By Mary Conley Eggert with Barry Hochfelder
Consumers are taking advantage of technology to gain knowledge and demand rapid, inexpensive (sometimes free) delivery of goods. In supply chain terms, that’s called the last mile — getting the product to the consumer as quickly as possible.
All of these innovations have made life easier and more efficient both for businesses and consumers. Digital content, including that gathered by the Internet of Things (IoT), is expanding exponentially. Manufacturers who have become digital are inundated with new sources of information they can manage, analyze, and use to not only increase business, but satisfy customer requirements. It’s win-win.
When it comes to water, though, it’s not so efficient. According to the U.S. EPA, utilities deliver, on average, 300 gallons to the door of every family, every day.1 No questions asked or answered. No data on how much actually is used. No data showing, perhaps, leakage or tainted water. Nothing.
Here are just a few stats from the EPA.2
And that’s just in the U.S. The water issue is global. According to United Nations projections, the global demand for fresh water will exceed supply by 40 percent in 2030, thanks to climate change, population growth, and human activity.
A UK-based company called Save Water Save Money (SWSM) has been using technology to do something about water waste, having worked with 90 percent of the UK’s water companies since its inception in 2007. SWSM also distributes more than 1,000 water-saving products daily — more than 3.5 million to in excess of 1.5 million customers. That has saved the UK 51 billion liters of water (13.473 billion gallons).
“Big Data allows us to understand how customers value water and how to translate that value into better supply and demand strategies,” founder and CEO Tim Robertson says. “Water companies receive data that includes geographic location; water and energy consumption by appliance, person, and household; and water and energy savings possible by appliance, person, and household.”
For The Utility
Consumers, of course, aren’t the only ones who benefit from water conservation and technology. Utilities using SWSM, armed with a large amount of customer-specific data, are discovering conservation and efficiency opportunities they otherwise might not have found. The information utilities receive includes:
Crucially, water efficiency is the driver to engage customers, which can benefit all areas of the water industry, including finance, operations, marketing, customer service, and demand management. Instead of the largely ignored carbon-copy messaging consumers have received, and often ignored, from utilities, they can instead receive targeted advice and messaging that addresses their specific water use — good and bad — directly about their devices.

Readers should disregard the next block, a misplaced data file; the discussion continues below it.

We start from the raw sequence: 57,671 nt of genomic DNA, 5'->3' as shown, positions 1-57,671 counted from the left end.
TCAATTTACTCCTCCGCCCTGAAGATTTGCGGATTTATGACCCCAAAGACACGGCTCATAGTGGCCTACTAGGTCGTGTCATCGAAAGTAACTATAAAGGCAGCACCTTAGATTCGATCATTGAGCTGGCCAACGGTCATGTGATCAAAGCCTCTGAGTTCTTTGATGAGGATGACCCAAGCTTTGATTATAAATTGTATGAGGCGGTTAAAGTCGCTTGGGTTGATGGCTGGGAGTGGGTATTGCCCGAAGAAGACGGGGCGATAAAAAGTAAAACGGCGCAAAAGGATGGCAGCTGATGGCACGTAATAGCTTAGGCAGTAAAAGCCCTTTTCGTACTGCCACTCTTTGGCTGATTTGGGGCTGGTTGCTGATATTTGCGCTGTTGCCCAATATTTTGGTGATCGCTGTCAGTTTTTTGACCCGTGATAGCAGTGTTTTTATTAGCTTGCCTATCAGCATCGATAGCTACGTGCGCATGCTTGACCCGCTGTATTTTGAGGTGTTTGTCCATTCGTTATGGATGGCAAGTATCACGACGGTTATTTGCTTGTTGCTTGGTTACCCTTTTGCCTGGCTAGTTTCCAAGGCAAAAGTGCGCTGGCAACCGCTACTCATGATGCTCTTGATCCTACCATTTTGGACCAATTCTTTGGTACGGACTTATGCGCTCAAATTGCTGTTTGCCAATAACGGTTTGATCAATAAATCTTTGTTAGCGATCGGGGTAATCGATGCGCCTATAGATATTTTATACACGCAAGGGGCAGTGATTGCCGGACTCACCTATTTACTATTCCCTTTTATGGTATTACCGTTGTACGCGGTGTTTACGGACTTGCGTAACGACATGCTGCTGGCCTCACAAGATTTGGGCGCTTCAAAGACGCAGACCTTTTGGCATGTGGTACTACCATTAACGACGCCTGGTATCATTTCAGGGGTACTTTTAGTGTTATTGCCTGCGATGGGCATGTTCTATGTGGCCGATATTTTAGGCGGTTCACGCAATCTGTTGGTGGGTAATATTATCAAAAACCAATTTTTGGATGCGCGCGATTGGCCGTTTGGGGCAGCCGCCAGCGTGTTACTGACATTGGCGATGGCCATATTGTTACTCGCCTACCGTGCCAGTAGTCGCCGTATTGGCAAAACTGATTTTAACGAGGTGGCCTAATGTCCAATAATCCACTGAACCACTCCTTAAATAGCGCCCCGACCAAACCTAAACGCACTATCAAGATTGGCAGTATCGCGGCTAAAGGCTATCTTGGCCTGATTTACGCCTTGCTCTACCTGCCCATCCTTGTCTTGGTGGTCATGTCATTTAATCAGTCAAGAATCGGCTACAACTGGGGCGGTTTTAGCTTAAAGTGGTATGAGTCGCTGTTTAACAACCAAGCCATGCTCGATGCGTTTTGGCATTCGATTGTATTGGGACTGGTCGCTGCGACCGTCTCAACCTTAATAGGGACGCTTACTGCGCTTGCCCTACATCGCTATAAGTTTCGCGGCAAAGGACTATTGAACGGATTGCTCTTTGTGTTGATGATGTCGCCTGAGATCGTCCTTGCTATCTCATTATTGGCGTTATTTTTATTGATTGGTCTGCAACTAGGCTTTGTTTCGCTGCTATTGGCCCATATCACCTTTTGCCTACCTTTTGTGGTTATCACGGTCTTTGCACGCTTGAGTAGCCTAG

“There’s a tremendous need for solutions that empower customers, particularly in low-income areas,” says Nate Conroy, CEO of STEMhero, an online platform that uses meter data to put utilities at the center of science, technology, engineering, and mathematics (STEM) education in schools. "SWSM offers personalized suggestions backed-up by actionable resources so that the opportunities for savings can be implemented.”
In finance, return on investment across all areas of business can improve as ancillary revenue streams are opened. Operations will benefit from cost reduction and streamlining by shifting customers to online billing. Marketing can be low-cost and highly targeted. Customer service can be improved as expectations are managed via the portal, increasing constructive input and reducing irritated customers. Finally, targeted low-cost, ongoing water efficiency initiatives and activities will give the company better insight into demand management.
Save Water Save Money’s most recent advance — already active in the UK and expected to roll out in the U.S. during the third quarter — is called the aqKWa Savings Engine.
“Data collection is helping to inform and continuously improve our nation’s utilities,” says Matt Holmes, Deputy CEO, National Rural Water Association (NRWA). “We are encouraged by what the aqKWa savings engine has accomplished in the UK, and see many benefits to gaining usage data at the consumer level.”
NRWA has partnered with the aqKWa Savings Engine to provide consumer education on water conservation through its 31,000 water and wastewater utility system membership. It will be an additional service that systems can offer to encourage water and energy efficiency while improving customer engagement.
Mary Conley Eggert is Chief Innovation Officer at GlobalWaterWorks, a 501c6 and marketing consultancy committed to advancing business adoption of smart water technologies to ensure the availability of clean, fresh water for future generations.
Barry Hochfelder has more than 30 years of experience in research, writing, and editing. He holds degrees from Kendall College and Arizona State University.
Image credit: "smartphone," Hamza Butt © 2017, used under an Attribution-NonCommercial 2.0 Generic license: https://creativecommons.org/licenses/by-nc/2.0/